Almost all civil cases are tried by a judge without a jury. Jury notices may be served but are routinely struck.

Factual witnesses generally provide oral evidence at trial and are subject to direct examination, cross-examination and re-examination. In certain proceedings, witnesses of fact are allowed to give evidence in the form of a witness statement, subject to a right of cross-examination. Opinion evidence may only be tendered by qualified experts. The rules of court prescribe timelines and procedures for the advance disclosure of expert opinions that are proposed to be tendered at trial. As with fact witnesses, expert witnesses typically provide oral evidence at trial (along with their written opinion), and are subject to direct examination, cross-examination and re-examination.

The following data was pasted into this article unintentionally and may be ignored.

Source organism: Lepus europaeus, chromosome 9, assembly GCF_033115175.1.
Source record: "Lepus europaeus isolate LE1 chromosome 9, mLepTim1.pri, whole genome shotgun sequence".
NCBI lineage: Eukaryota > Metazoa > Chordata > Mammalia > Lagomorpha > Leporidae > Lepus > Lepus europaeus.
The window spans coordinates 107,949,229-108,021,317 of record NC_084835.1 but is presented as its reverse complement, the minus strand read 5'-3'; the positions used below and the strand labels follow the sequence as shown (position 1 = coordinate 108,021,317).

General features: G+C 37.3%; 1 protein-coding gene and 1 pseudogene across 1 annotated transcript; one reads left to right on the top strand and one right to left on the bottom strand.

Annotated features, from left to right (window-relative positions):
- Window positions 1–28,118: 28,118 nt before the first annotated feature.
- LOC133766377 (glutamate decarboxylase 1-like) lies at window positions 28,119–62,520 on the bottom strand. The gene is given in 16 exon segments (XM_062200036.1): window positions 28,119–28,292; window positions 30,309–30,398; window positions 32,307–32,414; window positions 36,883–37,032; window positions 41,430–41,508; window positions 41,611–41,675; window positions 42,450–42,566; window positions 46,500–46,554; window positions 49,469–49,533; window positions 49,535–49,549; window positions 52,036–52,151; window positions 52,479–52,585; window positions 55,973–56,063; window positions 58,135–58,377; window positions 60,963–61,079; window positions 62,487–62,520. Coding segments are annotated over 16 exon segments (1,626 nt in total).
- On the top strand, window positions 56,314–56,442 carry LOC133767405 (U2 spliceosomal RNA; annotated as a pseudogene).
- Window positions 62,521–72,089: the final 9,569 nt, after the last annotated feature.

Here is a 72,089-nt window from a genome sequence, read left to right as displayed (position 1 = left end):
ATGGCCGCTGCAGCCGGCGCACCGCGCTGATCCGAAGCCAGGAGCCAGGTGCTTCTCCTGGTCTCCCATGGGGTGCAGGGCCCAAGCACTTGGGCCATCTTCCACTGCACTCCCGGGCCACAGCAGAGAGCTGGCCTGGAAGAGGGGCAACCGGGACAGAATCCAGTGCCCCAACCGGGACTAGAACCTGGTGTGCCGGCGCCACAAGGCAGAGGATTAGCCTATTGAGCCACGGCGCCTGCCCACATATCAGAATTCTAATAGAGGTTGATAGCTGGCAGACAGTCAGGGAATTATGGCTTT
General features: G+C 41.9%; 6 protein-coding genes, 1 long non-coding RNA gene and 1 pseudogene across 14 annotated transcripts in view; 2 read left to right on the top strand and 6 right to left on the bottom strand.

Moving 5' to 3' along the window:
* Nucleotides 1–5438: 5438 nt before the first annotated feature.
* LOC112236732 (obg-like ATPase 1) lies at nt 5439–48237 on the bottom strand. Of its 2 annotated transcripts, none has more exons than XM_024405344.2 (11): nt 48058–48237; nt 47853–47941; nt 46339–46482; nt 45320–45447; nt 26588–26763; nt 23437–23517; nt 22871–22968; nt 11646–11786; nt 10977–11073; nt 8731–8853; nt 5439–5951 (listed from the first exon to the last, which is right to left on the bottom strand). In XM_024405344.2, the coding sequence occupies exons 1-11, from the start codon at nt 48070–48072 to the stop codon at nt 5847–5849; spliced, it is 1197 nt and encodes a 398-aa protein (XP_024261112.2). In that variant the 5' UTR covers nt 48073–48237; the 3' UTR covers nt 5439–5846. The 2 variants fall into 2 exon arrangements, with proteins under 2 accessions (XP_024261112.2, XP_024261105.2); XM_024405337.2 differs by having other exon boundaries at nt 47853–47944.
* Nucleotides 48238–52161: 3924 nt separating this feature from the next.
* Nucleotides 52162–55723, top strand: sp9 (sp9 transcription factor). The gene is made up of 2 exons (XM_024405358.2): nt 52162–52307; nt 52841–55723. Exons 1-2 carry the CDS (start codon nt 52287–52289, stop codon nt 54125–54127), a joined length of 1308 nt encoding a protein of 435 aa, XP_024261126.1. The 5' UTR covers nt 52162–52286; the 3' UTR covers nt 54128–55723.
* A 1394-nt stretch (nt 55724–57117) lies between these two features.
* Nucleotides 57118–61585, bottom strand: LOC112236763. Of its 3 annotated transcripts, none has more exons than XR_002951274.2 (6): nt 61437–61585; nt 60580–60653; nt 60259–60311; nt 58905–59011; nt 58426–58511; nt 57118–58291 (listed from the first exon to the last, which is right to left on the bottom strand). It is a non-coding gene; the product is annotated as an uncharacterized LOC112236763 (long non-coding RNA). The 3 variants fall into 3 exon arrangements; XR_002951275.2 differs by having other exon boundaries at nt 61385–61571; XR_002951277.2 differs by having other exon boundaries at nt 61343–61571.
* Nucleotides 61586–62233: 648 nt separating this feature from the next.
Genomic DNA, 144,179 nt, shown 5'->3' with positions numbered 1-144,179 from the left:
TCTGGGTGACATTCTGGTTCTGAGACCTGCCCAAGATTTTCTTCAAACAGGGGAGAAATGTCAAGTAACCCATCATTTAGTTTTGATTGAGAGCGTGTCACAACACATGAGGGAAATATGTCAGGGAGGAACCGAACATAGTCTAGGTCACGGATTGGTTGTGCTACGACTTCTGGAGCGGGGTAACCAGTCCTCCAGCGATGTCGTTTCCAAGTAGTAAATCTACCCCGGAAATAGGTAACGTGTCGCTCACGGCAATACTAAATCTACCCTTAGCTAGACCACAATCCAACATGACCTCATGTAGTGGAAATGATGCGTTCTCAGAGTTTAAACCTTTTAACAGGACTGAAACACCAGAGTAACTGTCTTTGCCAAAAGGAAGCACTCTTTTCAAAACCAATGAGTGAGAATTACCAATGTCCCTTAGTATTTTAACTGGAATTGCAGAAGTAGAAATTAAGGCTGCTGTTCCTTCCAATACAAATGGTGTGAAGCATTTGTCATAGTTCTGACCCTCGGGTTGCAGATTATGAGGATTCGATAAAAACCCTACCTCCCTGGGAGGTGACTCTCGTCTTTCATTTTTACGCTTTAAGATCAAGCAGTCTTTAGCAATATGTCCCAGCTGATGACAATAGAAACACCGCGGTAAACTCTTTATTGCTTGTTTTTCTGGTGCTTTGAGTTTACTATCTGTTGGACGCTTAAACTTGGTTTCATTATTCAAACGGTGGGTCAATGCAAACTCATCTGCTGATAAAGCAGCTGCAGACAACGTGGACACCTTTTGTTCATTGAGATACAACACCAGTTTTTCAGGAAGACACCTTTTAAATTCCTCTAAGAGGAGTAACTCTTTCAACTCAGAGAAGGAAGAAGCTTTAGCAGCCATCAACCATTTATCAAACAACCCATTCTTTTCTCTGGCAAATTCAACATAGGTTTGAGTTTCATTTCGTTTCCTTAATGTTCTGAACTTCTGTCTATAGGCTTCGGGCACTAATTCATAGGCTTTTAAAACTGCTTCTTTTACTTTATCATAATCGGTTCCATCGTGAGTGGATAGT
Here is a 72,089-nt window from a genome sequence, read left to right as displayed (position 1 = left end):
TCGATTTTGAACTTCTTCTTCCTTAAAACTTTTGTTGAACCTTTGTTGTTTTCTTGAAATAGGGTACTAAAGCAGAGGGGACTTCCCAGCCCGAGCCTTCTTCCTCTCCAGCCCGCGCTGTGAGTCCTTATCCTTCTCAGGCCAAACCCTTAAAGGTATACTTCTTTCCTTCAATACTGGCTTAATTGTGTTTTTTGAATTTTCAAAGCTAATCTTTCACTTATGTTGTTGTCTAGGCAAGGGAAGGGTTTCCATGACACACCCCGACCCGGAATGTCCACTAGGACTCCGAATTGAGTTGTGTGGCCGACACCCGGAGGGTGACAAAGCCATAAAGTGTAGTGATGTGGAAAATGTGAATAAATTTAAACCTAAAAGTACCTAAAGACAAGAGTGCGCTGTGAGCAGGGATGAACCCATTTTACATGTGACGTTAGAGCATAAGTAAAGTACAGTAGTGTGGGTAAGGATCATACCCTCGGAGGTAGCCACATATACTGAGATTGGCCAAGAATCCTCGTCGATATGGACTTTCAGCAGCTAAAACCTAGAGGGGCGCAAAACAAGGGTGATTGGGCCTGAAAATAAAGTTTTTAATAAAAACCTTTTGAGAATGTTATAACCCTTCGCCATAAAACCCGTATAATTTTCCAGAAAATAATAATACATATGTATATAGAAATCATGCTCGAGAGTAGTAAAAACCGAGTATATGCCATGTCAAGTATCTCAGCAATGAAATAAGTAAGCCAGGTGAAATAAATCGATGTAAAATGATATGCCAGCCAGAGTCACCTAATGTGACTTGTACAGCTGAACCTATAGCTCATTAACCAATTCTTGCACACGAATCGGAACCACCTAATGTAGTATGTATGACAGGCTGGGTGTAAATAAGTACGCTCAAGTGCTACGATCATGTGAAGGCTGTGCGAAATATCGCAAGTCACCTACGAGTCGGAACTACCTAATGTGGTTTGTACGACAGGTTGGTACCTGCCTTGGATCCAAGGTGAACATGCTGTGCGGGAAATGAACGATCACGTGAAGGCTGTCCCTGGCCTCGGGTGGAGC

Canadian courts are “cost-sharing” jurisdictions. Generally speaking, the rule is that the successful party is entitled to some or all of their costs from the unsuccessful party. The measure of costs is usually determined by reference to a tariff of costs set forth in the rules of court. Rules with respect to offers to settle can modify this general rule. For example, if a plaintiff obtains a judgment that is at least as favorable as an offer to settle made prior to trial that was not accepted by the defendant, then the defendant may be required to pay an increased costs award to the plaintiff.